Renewables plan may force city to OK green belt homes

An artist's impression of how the council hoped Leith Waterfront would eventually look
An artist's impression of how the council hoped Leith Waterfront would eventually look
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Turning Leith Docks into a major renewable energy hub instead of building 18,000 homes could force the city council to allow homes to be built on the green belt, the city’s planning leader said today.

Forth Ports is reviewing its 30-year vision for the Leith Docks area after announcing it wants to earmark more of its land for renewables and industrial use.

And a new city council report has revealed further details of the “alternative strategy” for the area, with the whole of the main Port of Leith area – earmarked for housing – being used for industry or energy developments. Under the new strategy, being drawn up since Forth Ports was taken over by infrastructure fund Arcus, five smaller pockets of housing would be built instead of swathes of housing across Leith Harbour and the Port of Leith.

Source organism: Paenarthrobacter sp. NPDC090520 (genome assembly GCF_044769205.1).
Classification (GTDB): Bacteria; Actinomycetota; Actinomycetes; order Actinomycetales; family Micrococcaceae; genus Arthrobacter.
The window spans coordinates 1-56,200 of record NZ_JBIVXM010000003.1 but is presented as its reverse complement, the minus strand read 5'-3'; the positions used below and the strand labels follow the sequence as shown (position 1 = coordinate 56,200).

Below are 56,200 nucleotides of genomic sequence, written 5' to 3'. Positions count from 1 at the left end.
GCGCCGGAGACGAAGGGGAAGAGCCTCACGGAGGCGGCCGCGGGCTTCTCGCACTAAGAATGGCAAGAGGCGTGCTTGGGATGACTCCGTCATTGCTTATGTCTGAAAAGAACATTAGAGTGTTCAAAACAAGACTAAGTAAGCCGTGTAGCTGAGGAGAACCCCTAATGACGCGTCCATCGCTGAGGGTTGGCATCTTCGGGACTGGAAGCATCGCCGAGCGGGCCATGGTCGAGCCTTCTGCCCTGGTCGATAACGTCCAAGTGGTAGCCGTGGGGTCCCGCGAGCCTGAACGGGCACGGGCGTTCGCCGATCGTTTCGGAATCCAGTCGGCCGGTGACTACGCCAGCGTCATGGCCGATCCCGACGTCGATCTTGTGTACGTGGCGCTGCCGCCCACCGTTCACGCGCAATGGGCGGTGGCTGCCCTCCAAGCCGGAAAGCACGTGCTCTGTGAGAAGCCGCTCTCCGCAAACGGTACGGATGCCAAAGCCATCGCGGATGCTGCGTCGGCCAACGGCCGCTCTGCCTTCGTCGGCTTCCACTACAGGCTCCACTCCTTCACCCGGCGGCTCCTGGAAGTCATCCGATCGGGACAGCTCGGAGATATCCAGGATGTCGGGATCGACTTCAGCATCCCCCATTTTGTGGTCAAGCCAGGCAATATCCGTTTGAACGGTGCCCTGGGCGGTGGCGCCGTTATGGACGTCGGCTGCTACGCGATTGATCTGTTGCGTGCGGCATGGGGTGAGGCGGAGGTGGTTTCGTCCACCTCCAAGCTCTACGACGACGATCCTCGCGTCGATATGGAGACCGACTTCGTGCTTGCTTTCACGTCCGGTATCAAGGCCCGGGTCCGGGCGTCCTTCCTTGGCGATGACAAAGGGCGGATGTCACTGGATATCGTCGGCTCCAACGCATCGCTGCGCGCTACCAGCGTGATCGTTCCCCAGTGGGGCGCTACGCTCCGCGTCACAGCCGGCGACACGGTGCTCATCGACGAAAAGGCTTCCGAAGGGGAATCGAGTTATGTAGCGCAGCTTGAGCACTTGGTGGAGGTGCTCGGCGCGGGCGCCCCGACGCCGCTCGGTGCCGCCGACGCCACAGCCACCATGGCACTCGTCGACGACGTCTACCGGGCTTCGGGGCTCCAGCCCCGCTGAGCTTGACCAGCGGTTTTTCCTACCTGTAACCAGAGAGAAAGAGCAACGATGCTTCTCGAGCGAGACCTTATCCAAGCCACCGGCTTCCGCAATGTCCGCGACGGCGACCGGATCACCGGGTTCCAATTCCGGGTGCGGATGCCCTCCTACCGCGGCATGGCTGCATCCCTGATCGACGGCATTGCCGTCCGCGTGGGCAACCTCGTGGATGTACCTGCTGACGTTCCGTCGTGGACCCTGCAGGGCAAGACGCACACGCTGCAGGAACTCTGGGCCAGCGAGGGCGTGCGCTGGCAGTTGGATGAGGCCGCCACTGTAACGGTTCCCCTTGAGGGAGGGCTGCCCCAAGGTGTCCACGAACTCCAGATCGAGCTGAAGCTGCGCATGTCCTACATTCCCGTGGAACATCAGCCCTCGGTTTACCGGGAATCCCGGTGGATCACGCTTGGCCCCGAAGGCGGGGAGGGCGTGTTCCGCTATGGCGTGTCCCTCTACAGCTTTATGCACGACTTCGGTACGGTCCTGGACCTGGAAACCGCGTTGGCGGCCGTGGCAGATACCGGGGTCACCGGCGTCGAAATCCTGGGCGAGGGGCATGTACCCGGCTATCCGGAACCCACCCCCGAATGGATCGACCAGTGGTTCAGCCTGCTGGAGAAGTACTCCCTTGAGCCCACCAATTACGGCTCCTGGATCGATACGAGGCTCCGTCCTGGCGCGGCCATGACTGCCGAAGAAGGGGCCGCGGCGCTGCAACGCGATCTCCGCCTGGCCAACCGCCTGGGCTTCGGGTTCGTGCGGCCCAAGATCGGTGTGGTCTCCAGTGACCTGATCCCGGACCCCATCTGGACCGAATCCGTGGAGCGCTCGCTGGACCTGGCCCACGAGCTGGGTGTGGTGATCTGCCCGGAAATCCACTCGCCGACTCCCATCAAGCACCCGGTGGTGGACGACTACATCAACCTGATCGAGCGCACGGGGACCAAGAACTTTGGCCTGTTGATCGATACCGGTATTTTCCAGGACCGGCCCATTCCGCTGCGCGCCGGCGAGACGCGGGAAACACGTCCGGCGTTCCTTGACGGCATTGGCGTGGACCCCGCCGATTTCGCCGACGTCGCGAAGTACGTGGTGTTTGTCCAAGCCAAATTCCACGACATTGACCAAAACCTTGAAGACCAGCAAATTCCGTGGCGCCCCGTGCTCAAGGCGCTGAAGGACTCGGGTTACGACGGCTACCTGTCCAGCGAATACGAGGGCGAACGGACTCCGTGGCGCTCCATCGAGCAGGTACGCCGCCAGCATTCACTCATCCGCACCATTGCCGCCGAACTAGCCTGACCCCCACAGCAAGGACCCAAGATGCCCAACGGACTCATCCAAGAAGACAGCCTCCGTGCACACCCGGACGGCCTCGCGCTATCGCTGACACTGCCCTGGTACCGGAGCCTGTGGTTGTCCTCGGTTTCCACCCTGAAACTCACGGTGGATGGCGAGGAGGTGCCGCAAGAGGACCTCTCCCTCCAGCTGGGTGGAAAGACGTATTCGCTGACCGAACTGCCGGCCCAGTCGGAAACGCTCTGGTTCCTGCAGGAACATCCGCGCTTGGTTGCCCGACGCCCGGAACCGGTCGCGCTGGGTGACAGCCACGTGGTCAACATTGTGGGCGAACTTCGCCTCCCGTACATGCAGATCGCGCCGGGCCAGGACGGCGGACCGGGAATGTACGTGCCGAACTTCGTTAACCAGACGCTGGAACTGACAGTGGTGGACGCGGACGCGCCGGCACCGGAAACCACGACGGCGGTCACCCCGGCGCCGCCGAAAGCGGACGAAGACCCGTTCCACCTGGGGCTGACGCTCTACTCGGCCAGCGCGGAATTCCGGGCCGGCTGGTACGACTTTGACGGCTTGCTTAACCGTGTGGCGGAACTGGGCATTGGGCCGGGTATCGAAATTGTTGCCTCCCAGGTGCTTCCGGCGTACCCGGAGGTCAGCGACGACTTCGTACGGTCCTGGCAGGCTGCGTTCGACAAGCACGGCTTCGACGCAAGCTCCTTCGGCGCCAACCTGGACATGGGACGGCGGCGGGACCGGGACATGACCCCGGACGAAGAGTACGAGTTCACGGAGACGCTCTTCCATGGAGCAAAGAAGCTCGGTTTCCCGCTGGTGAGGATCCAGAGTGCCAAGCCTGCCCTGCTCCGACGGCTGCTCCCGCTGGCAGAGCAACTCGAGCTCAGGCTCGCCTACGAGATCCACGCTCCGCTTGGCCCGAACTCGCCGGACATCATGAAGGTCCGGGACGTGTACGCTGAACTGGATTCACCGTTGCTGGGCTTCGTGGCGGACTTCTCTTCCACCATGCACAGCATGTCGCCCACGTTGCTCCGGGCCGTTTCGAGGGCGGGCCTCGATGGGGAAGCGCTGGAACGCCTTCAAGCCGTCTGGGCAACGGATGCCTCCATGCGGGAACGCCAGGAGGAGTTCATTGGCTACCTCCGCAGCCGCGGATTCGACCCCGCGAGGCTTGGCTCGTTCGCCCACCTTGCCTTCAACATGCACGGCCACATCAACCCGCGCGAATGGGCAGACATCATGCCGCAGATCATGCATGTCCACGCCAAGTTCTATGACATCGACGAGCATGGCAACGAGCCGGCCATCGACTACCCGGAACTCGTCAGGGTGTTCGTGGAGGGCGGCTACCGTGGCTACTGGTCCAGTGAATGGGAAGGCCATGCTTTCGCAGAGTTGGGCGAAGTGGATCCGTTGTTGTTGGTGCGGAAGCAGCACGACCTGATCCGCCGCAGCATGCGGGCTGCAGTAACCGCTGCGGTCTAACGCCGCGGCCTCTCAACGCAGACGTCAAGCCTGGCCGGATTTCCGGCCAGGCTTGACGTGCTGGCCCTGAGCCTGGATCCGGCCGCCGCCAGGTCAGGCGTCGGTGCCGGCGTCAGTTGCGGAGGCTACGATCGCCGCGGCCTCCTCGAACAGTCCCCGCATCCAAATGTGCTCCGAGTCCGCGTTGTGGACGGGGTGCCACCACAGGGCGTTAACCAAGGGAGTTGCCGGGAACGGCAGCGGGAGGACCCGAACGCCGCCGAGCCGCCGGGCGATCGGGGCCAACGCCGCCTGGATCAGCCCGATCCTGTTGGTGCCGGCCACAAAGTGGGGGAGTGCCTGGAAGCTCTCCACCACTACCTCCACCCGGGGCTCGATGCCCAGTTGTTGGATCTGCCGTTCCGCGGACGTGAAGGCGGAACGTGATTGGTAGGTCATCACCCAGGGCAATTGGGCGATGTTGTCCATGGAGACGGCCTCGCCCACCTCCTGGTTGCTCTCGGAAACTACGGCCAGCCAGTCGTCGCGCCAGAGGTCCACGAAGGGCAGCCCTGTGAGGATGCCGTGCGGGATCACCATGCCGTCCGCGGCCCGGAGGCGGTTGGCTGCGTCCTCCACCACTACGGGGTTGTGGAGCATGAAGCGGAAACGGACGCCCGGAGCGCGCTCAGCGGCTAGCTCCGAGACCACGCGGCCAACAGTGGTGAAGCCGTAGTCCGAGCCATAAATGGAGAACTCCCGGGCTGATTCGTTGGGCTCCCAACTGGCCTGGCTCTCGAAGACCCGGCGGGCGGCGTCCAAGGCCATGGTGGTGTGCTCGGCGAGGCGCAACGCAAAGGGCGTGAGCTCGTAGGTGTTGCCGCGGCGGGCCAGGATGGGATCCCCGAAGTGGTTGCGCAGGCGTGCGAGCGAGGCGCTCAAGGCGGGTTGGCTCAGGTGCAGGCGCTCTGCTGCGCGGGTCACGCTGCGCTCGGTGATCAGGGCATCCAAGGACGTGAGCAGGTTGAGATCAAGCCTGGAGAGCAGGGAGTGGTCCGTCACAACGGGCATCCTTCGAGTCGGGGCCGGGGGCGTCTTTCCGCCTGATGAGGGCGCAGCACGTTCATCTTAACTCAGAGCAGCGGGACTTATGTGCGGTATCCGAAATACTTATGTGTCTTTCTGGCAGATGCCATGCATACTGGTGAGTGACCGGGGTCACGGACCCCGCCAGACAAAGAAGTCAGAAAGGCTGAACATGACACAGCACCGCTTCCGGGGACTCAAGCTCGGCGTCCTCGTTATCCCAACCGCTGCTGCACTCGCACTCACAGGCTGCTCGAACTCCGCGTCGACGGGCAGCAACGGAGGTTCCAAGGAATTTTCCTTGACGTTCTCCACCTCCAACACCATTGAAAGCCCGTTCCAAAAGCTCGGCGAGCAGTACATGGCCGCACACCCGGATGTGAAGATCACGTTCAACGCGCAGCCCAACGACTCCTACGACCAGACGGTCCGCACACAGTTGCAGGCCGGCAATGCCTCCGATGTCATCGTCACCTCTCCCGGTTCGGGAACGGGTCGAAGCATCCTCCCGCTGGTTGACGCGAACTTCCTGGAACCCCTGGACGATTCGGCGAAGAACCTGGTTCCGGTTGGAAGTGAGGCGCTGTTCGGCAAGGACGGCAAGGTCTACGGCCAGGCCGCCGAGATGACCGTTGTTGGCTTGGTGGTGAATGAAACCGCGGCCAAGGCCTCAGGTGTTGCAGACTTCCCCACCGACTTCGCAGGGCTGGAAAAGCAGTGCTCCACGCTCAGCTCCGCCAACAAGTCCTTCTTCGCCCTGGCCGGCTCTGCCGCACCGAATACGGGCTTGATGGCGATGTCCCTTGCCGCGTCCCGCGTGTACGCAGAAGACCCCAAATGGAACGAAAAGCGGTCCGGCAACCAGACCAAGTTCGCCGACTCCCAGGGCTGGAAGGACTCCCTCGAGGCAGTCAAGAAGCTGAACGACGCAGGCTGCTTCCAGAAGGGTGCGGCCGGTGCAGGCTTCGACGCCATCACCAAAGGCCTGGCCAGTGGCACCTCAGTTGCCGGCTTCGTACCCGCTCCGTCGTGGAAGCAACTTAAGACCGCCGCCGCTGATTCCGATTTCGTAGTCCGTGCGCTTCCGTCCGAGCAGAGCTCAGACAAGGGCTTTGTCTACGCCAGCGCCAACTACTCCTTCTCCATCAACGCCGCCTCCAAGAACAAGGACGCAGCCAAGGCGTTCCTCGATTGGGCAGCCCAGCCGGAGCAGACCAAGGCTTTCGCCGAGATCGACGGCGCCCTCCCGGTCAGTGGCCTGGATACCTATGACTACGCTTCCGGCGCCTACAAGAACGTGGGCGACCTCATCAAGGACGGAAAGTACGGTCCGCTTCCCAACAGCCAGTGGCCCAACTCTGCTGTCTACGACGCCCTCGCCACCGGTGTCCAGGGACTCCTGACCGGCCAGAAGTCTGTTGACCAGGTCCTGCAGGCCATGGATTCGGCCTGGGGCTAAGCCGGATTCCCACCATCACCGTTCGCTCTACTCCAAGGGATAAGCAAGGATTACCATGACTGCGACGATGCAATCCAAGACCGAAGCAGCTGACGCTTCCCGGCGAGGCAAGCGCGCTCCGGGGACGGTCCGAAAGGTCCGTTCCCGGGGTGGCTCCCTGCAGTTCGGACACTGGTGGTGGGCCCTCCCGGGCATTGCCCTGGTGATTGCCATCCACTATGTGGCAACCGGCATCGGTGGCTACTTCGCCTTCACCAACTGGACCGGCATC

And city planning leader Councillor Jim Lowrie admitted the changes could force the council to release green belt land for housing. He said: “There certainly will be a loss of housing but we won’t know until we have further talks with Arcus what that will be. The bulk of Leith Docks is unknown at the moment until Arcus come forward but certainly there will be a big hit on housing.

“Early in the new year we will have to make a decision on whether we will have to find more housing. That could be anywhere and we are terrified that there will have to be more on the green belt – we are hoping to avoid that.” He added: “If we don’t have all the waterfront housing we will have to get sites elsewhere and the only space now is on the green belt, which is a bit of a hot potato in Edinburgh.”

Many developers have argued that green belt land should be released for family housing, including Sir David Murray’s firm Murray Estates, which owns a major section of the belt in the west of the city.

But Councillor Steve Burgess, co-ordinator of the council’s Green group, said most of the Leith Docks homes weren’t expected to be built for some time: “If Leith Docks does not happen for housing it will be a long while before we should go anywhere near Edinburgh’s green belt for land for housing.”

A Forth Ports spokeswoman said: “Both Forth Ports and the City of Edinburgh Council recognise the significant potential that the Port of Leith has to play in supporting the manufacturing and loadout for the offshore renewables market.”